• Legislative Update Week Ending June 15 2018

    There are 1,313,935 active members/supporters. .Passage of legislation in Congress is more complicated than most people realize. The Constitution allows each chamber of Congress to set its own rules for getting it done. .In December — just before the 115th Congress came to a close — The Senior Citizens League's (TSCL's) Board of Trustees member and Legislative Liaison Joe Kluck traveled to Capitol Hill to thank lawmakers who sponsored key legislation that would strengthen and protect the Social Security program for current and future beneficiaries. … Continued

  • The Senior Citizens League Weekly Update For March 6 2020

    The toll free number for the VA Hotline is . .Workers are never too old to learn new skills, especially if it means access to a better job. .The fact is no one can know ahead of time what healthcare will be needed in the future, let alone the actual costs of the services that providers charge. Doctors frequently refer patients to expensive specialists, and order endless expensive tests without spending adequate time to explain why the tests are necessary, how much they cost, or the chances of improving treatments through their use. … Continued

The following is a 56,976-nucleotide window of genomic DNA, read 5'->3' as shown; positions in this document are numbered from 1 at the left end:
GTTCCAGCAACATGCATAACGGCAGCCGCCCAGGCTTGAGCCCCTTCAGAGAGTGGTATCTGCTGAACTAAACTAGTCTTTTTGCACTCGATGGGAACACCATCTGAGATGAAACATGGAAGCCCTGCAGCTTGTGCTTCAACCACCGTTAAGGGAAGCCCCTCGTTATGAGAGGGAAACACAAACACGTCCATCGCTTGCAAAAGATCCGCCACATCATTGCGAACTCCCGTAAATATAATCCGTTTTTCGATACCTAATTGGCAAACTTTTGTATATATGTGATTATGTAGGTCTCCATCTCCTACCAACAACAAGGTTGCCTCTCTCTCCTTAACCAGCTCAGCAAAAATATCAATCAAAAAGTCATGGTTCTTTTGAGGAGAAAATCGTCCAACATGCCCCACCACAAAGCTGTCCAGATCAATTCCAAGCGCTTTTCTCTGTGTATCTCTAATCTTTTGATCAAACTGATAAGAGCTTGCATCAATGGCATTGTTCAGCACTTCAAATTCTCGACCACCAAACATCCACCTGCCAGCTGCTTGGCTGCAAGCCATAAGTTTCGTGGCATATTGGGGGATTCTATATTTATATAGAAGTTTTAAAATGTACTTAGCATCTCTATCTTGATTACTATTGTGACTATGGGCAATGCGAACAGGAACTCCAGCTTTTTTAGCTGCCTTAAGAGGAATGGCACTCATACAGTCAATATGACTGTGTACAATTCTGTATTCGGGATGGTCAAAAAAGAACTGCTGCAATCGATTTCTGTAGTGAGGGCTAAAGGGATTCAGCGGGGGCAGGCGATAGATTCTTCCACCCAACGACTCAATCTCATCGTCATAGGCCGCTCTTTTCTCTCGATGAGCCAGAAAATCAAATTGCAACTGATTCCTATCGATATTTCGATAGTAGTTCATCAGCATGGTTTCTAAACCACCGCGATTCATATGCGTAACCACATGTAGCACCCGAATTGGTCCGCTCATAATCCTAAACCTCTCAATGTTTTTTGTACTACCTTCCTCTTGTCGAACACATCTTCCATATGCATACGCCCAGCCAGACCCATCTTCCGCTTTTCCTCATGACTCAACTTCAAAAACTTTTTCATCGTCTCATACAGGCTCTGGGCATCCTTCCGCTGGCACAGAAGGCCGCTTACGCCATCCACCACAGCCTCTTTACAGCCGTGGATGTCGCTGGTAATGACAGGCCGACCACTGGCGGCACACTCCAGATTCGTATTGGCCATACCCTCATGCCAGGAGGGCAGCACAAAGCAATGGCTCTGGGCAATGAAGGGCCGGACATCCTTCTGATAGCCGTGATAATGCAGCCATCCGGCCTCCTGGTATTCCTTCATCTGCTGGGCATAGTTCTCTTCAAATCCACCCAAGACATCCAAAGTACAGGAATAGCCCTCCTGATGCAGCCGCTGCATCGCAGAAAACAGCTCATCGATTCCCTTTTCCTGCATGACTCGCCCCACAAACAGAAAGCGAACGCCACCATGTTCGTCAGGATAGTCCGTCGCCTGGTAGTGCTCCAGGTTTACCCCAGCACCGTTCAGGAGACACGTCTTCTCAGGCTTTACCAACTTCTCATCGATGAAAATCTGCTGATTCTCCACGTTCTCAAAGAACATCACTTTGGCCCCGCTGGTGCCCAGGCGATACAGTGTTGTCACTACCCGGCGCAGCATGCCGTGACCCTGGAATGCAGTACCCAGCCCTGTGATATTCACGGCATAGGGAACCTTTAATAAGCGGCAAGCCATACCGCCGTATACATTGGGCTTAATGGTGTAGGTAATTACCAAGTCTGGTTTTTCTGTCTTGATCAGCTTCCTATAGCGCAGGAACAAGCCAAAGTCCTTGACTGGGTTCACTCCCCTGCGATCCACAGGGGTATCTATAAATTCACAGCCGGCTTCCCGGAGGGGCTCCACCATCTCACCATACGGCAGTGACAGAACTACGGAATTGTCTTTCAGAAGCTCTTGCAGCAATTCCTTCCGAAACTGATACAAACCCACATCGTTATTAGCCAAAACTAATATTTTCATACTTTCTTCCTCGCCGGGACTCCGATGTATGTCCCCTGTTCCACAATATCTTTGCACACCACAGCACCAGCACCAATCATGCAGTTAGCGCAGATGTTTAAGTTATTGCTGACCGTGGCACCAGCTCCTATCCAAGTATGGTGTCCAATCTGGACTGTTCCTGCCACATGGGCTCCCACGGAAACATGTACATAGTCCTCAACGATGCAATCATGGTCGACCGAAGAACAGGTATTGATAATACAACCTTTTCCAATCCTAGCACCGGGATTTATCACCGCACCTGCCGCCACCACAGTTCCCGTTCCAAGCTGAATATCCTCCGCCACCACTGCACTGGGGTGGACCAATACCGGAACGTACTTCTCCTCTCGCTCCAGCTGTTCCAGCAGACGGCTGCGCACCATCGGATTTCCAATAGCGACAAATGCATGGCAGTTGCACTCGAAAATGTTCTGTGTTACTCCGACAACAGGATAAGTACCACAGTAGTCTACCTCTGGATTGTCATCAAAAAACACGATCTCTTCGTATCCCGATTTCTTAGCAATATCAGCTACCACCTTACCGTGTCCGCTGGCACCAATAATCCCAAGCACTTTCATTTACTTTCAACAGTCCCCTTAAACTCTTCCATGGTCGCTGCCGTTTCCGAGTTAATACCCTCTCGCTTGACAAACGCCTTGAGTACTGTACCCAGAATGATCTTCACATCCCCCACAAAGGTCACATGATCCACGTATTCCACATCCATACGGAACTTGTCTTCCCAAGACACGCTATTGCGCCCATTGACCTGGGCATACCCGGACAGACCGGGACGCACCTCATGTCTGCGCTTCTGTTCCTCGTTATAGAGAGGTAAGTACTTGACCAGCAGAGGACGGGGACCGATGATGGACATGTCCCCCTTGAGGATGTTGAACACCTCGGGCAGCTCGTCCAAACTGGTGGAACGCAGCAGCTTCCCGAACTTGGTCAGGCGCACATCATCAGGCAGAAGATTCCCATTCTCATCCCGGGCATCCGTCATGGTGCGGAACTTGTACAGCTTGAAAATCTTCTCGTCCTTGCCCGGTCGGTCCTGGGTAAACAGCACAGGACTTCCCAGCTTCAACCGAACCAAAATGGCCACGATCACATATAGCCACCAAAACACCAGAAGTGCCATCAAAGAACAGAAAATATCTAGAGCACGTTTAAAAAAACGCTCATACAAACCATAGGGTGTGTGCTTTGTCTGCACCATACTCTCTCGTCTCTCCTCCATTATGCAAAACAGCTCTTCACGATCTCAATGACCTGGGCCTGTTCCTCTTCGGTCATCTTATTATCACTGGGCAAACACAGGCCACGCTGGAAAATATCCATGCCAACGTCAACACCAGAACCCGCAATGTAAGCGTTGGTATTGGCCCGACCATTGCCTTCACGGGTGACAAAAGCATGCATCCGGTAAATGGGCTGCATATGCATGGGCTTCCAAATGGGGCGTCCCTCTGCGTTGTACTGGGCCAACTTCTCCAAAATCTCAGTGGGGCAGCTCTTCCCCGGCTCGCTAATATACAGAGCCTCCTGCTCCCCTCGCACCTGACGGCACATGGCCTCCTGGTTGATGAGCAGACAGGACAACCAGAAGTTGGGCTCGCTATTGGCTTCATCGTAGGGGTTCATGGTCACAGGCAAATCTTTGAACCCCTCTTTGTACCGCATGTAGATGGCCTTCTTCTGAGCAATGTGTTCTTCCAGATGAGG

Now Congressional Democrats, while only having a razor-thin majority in the Senate, are planning a major push to include in measures to lower drug prices in upcoming legislation meant to rebuild the U.S. infrastructure. .(Washington, DC) – New consumer price index data through August confirm that Medicare Part B premiums will spike next year due to an extremely low cost – of – living adjustment (COLA), according to a new estimate by The Senior Citizens League (TSCL). "Low or no COLAs not only affect Social Security benefits, the amount of the annual boost also affects the amount of Medicare Part B premium people will pay in 2017," says Jessie Gibbons, TSCL's Senior Policy Analyst. "For nearly one out of three beneficiaries, Medicare Part B premiums could increase more than 22%," Gibbons says. .To view our full legislative agenda, click HERE, and to learn more about these issues listed above, click HERE. .Is his condition "severe"? Your husband's medical condition must significantly limit his ability to do basic work— for at least 12 months. .As we continue dealing with the Covid 19 pandemic, TSCL remains constant in our fight for you to protect your Social Security, Medicare, and Medicaid benefits. We've had to make some adjustments in the way we carry on our work, but we have not, and will not stop our work on your behalf. .Earlier this year, I introduced the Today's American Dream Act (H.R. 1084) to ensure that mature workers can get those new skills and get back to work. This bill contains two key provisions. The first creates and expands computer skill and resume writing job-training programs, exclusively for workers over the age of 5The second adds greater flexibility to existing programs so they can better target and serve mature workers who have unique skill gaps and needs, often because of family commitments. .Finally, the Social Security Fairness Act of 2017 (H.R.1205) gained two new cosponsors in Representative Walter Jones (NC-3) and Representative Tony Cardenas (CA-29), bringing the cosponsor total to 17If signed into law, H.R. 1205 would repeal the Government Pension Offset (GPO) and Windfall Elimination Provision (WEP) – two Social Security provisions that unfairly reduce the earned benefits of millions of teachers, police officers, and other public servants each year. .It would have to report to Congress every two years on regulatory and financial developments that affect older investors. Reports would have to include recommendations for possible regulatory or legislative action. .As we reported then, the study by the National Board of Economic Research, (NBER) explored how "cost-sharing", in other words co-pays and premiums, can affect patient choices and patient health. The researchers examined Medicare data and found that a relatively modest increase in drug costs ( per prescription) lead to a 33% increase in mortality.